Doctors cleared of toddler’s death from meningitis

Seven doctors cleared of involuntary homicide over death of two-year-old girl in hospital 12 years ago

Seven medical professionals were cleared of involuntary homicide over the death of a two-year-old girl in hospital 12 years ago.

The court ordered a ban on the publication of the names, after decreeing that their conduct was in line with well-established medical practices, and that they had done all that was reasonably expected of a prudent doctor .

The child had been admitted to hospital suffering from symptoms of gastroenteritis after running a fever and vomiting when first admitted to St James Hospital.

First diagnosed with gastric flu, she was then referred to Mater Dei Hospital to be rehydrated with a drop. The child’s parents later developed similar symptoms. 

Three days after her admission to hospital, a specialist trainee noted symptoms of lethargy, high fever, “wakes up and cries for a few seconds and goes back to sleep..... Looks comfortable but very lethargic.... no rashes, no meningal signs. "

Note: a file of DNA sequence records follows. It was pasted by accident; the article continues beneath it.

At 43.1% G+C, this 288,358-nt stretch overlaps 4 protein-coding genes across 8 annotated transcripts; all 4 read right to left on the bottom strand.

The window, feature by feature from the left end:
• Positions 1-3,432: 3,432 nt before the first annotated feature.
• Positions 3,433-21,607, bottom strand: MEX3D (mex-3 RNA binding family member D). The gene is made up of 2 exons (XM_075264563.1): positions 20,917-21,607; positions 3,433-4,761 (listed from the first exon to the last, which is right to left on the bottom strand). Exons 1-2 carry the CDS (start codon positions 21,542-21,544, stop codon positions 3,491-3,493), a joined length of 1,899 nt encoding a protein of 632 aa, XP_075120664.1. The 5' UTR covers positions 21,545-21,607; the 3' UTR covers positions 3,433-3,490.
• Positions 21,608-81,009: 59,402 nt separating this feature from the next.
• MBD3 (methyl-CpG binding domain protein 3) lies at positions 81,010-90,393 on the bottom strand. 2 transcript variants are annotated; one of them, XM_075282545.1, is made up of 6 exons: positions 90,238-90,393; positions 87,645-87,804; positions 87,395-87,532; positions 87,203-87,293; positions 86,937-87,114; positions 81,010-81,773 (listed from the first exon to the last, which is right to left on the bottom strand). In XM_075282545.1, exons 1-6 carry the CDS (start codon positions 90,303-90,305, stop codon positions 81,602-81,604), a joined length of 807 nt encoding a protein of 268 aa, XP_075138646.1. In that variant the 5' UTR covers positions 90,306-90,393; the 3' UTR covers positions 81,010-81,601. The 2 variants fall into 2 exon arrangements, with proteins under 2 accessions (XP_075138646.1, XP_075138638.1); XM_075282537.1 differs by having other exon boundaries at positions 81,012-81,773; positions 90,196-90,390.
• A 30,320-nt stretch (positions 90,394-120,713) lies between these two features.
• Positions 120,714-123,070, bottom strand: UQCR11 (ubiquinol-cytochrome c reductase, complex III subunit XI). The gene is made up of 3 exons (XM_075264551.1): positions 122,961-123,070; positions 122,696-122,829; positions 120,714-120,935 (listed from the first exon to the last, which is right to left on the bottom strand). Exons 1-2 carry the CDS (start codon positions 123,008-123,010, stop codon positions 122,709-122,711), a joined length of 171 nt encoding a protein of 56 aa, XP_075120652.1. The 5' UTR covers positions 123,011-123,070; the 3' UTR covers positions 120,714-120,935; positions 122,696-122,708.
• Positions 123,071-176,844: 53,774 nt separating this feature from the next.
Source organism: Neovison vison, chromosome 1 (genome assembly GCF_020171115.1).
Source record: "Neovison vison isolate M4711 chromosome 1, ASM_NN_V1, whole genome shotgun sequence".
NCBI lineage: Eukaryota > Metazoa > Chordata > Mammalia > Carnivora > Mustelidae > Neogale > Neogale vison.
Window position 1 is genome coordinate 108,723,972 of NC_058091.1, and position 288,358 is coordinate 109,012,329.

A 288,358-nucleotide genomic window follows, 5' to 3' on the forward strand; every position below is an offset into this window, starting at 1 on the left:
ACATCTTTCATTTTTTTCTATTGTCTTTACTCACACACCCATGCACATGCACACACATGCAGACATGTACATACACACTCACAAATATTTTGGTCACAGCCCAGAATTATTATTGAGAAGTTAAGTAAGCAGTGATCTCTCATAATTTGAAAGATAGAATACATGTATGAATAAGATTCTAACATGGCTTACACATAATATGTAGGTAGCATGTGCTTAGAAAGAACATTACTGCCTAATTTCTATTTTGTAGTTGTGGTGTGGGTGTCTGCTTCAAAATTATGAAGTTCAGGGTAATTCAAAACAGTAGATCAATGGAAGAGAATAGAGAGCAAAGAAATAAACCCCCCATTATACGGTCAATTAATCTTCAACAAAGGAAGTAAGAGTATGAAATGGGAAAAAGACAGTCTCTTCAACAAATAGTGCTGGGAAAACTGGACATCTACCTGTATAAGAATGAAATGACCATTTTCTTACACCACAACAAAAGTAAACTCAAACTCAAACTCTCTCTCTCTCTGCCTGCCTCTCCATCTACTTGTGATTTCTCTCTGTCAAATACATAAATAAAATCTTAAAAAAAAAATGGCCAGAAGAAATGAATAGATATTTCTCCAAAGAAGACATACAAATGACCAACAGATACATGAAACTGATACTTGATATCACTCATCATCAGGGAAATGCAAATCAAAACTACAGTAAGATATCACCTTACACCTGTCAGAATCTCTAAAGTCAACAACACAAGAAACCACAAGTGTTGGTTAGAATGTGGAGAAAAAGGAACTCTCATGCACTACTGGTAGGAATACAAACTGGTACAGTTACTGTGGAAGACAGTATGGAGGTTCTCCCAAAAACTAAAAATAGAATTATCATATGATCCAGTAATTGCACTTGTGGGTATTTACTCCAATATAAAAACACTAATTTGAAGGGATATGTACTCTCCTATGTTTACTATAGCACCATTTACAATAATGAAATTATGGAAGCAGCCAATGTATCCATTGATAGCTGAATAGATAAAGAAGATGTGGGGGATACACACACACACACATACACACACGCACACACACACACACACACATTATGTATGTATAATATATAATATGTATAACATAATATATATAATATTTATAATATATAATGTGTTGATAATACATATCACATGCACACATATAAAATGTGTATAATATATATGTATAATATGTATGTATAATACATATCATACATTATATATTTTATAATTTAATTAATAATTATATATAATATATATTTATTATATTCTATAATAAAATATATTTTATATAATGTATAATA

But soon after, the child suffered a cardiopulmonary arrest. Attempts to resuscitate her were unsuccessful, and the child died.

The autopsy found the death had occurred due to “natural causes, namely meningitis, proven bacteriologically to be streptococcal in origin.”

But the prosecution charged all seven medical professionals with having been careless in the exercise of their profession, by failing to carry out further tests over and above the blood tests on the evidently deteriorating condition of the girl.

Faced with all those symptoms, they had also failed to suspect that the cause was meningitis.

The defence insisted that the child’s clinical chart and medical history consistently pointed at gastroenteritis and that no specific symptom could have reasonably triggered a suspicion of meningitis.

Magistrate Rachel Montebello concluded that all seven doctors had adopted an adequate and reasonable approach, based on clinical tests and the patient’s medical history. The court said they were “not duty-bound to adopt ultra-precautionary or defensive measures” that were then unncessary in the circumstances.

Lawyers Michael, Lucio Sciriha and Joe Giglio variously assisted the accused.